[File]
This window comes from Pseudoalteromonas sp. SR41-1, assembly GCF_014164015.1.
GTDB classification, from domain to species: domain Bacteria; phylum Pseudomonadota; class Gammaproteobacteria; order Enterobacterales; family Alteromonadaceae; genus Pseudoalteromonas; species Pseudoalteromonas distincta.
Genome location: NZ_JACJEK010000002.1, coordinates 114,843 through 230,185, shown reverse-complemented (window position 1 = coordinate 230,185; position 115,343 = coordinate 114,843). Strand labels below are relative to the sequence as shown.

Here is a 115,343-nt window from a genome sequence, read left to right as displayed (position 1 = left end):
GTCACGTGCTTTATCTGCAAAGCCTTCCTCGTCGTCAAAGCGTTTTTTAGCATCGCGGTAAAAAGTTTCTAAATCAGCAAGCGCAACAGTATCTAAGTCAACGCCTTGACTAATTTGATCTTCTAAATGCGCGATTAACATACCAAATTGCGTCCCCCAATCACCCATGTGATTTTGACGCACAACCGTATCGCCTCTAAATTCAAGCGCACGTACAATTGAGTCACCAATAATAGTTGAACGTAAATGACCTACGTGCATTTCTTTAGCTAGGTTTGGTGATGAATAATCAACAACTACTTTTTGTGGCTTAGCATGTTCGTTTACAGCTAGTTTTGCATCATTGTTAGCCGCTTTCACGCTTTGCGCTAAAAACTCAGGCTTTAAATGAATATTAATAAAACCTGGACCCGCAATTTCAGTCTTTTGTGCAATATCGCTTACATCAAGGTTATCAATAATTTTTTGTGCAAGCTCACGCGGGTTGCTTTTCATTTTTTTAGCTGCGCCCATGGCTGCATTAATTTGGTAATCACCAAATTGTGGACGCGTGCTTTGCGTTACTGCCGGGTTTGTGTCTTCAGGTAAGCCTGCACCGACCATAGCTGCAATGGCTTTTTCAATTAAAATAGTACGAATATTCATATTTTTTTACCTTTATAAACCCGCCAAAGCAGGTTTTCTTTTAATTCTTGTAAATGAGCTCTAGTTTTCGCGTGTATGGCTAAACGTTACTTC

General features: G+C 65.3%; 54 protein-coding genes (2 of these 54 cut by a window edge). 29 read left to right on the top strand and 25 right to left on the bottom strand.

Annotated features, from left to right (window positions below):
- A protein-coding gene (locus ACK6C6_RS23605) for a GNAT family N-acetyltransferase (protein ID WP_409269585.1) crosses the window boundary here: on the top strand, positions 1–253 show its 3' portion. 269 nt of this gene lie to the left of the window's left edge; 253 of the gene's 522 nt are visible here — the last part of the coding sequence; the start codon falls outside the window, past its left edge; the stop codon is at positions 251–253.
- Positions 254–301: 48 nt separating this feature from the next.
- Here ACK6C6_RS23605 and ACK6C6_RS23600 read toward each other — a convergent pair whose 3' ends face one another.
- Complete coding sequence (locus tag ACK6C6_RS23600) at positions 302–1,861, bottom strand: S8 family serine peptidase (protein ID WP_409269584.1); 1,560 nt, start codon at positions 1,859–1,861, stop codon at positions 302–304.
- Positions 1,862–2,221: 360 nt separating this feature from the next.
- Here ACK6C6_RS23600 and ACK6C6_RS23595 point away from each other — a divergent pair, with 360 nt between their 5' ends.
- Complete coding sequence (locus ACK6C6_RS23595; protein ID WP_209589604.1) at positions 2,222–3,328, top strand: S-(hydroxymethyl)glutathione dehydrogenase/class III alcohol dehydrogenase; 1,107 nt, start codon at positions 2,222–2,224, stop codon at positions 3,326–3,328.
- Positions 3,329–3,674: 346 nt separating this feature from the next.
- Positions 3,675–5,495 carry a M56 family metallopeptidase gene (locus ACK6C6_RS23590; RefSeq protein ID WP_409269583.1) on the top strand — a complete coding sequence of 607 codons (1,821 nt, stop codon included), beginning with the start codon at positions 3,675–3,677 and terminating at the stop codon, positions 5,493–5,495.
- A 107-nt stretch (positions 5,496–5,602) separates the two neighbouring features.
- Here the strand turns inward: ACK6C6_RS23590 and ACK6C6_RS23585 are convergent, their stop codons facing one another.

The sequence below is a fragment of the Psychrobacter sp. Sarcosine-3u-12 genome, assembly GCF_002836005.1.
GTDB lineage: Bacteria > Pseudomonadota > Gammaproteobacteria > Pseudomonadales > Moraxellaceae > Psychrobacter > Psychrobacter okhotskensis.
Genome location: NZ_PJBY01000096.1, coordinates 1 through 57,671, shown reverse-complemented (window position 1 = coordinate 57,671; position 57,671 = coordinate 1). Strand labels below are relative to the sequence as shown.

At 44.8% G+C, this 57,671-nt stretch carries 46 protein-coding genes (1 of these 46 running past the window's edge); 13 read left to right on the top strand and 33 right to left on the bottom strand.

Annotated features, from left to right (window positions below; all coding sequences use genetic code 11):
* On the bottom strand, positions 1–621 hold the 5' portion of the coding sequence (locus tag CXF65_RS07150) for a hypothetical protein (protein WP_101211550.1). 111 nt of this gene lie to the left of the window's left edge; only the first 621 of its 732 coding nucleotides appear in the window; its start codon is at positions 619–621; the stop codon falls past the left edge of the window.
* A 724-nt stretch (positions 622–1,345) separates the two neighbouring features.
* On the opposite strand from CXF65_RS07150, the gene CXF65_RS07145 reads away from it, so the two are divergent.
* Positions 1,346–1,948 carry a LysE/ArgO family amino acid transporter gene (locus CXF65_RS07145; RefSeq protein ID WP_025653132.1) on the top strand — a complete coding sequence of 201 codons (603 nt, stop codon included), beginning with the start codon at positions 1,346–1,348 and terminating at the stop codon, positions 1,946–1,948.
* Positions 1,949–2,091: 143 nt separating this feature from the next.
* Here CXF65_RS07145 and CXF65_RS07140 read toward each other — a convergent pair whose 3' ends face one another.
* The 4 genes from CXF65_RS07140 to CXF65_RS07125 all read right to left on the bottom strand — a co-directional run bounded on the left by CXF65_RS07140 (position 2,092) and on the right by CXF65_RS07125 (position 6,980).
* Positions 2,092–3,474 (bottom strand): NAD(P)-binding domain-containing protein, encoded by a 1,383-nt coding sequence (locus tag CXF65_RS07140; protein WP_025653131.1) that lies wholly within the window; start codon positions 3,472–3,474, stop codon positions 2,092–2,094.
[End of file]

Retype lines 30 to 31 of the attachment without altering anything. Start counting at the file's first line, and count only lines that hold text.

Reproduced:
* The 4 genes from CXF65_RS07140 to CXF65_RS07125 all read right to left on the bottom strand — a co-directional run bounded on the left by CXF65_RS07140 (position 2,092) and on the right by CXF65_RS07125 (position 6,980).
* Positions 2,092–3,474 (bottom strand): NAD(P)-binding domain-containing protein, encoded by a 1,383-nt coding sequence (locus tag CXF65_RS07140; protein WP_025653131.1) that lies wholly within the window; start codon positions 3,472–3,474, stop codon positions 2,092–2,094.